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FILE - In this June 16, 2020, file photo, the sun is reflected on Apple's Fifth Avenue store in New York. Apple on Monday, Sept. 15, 2020, provided a glimpse at upcoming software changes designed to make the iPhone even easier to use and also announced a long-anticipated shift to a new type of chip to power its line of Mac computers.  (AP Photo/Mark Lennihan, File) (AP)
FILE - In this June 16, 2020, file photo, the sun is reflected on Apple's Fifth Avenue store in New York. Apple on Monday, Sept. 15, 2020, provided a glimpse at upcoming software changes designed to make the iPhone even easier to use and also announced a long-anticipated shift to a new type of chip to power its line of Mac computers. (AP Photo/Mark Lennihan, File) (AP)
wsj

Apple’s stock depends on iPhone that wasn’t there

Solid updates to iPad, Watch and services don’t change stock’s dependence on 5G iPhone hype

Such is Apple Inc.’s fate that even solid updates to businesses worth nearly $107 billion a year in sales aren’t quite enough.

Apple announced new iPads, Watch models and a bundled subscription service on Tuesday. The new iPad Air gets the company’s most advanced processor and starts $100 higher than its predecessor, while two new Apple Watch models beef up both the top-end and midrange options for that product family. The new services offering called Apple One bundles several of the company’s growing range of services under single price points. Combined revenue for iPad, wearable devices and services is expected to total $106.5 billion for Apple’s current fiscal year that ends later this month.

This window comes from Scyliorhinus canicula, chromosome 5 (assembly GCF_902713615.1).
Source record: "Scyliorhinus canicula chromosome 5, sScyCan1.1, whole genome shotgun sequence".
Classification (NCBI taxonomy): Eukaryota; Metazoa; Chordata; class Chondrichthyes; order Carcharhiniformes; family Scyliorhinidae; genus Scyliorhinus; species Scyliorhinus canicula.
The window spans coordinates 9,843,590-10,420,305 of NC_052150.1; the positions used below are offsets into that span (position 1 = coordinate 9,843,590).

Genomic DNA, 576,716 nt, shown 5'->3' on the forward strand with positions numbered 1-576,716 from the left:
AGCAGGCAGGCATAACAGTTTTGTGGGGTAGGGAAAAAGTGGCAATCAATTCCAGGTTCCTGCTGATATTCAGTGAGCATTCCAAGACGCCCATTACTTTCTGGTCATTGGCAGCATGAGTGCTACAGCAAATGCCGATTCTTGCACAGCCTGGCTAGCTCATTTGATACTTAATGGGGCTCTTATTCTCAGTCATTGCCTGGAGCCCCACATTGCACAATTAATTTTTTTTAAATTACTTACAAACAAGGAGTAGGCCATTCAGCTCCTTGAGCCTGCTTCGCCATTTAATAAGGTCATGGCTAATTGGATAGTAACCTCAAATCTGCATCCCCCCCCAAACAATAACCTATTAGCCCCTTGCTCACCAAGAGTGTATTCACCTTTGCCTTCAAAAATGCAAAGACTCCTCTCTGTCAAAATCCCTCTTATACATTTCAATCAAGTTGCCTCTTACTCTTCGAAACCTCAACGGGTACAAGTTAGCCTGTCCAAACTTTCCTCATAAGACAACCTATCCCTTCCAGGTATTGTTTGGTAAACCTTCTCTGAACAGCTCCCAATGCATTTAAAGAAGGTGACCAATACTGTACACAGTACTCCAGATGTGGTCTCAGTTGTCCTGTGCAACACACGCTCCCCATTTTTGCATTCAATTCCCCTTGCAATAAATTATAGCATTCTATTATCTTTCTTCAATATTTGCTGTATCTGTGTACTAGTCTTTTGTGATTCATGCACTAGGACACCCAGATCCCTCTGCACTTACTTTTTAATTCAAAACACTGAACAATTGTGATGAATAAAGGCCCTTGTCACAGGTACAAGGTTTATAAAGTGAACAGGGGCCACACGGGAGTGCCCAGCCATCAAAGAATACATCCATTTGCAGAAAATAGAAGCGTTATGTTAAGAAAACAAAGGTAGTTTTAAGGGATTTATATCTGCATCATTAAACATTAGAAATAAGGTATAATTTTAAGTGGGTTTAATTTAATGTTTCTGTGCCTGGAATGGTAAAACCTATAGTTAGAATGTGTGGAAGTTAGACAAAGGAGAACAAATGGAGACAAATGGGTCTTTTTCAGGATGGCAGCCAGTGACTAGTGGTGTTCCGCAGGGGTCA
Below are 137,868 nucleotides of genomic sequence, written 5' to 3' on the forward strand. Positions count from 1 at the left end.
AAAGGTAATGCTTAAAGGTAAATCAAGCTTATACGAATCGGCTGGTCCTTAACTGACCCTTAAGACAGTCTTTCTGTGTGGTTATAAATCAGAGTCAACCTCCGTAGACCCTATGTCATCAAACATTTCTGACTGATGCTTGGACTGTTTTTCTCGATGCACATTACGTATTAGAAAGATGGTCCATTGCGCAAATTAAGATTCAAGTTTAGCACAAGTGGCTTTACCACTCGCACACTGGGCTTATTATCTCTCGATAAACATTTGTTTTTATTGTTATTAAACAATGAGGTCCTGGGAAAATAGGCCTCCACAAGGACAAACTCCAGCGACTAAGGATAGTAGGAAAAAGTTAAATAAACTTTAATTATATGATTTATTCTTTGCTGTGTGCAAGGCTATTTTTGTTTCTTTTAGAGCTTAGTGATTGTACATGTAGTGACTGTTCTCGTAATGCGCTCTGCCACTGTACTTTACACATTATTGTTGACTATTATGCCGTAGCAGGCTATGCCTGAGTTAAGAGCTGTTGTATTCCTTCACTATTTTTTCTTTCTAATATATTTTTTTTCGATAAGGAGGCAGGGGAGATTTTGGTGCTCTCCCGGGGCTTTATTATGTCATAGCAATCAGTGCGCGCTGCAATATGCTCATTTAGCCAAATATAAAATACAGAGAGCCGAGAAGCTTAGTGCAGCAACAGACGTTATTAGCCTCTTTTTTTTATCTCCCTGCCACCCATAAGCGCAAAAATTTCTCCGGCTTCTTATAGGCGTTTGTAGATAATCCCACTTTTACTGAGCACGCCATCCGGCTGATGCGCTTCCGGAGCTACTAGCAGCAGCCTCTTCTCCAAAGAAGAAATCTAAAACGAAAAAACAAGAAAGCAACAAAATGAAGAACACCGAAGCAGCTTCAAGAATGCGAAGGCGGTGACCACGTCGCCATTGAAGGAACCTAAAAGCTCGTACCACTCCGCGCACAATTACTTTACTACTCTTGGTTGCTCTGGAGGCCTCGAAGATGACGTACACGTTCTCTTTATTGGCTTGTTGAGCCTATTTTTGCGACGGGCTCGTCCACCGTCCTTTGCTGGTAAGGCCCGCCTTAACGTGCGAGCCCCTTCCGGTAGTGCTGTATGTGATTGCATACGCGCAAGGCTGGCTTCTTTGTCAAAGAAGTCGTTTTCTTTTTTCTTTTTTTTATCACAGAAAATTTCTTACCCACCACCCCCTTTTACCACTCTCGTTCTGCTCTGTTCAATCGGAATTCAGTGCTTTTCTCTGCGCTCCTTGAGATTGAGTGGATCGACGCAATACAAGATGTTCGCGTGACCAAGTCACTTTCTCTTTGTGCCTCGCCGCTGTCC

That’s still only around three-quarters of the revenue generated by a single product—the iPhone. As expected, Tuesday’s event broke with Apple’s past product cadence by not including an update to the iconic smartphone. That’s presumably because Apple likes keeping its product announcements close to shipping dates, and production on this year’s flagship iPhone designs was delayed by the pandemic. The new lineup is widely expected to be ready around late October—about a month later than normal—which means Apple is likely to hold another event soon to tout it.

That unveiling can’t come a moment too soon for investors who’ve bid up Apple’s market value to a record-busting $2 trillion, largely on hype for a 5G model that some expect to spark a new “supercycle" in sales. The stock has cooled 14% from its Sept. 1 peak, including some weakness Tuesday immediately after the event. But Apple’s shares still trade at nearly 32 times forward earnings—nearly double their multiple before last year’s iPhone launch event.

That keeps the bar high for Apple. New iPads and Watches will likely sell well in a more health-conscious world still stuck working at home. But investors have dialed up big hopes for the next iPhone, and may have a tough call to make once the mystery is out.

Write to Dan Gallagher at dan.gallagher@wsj.com

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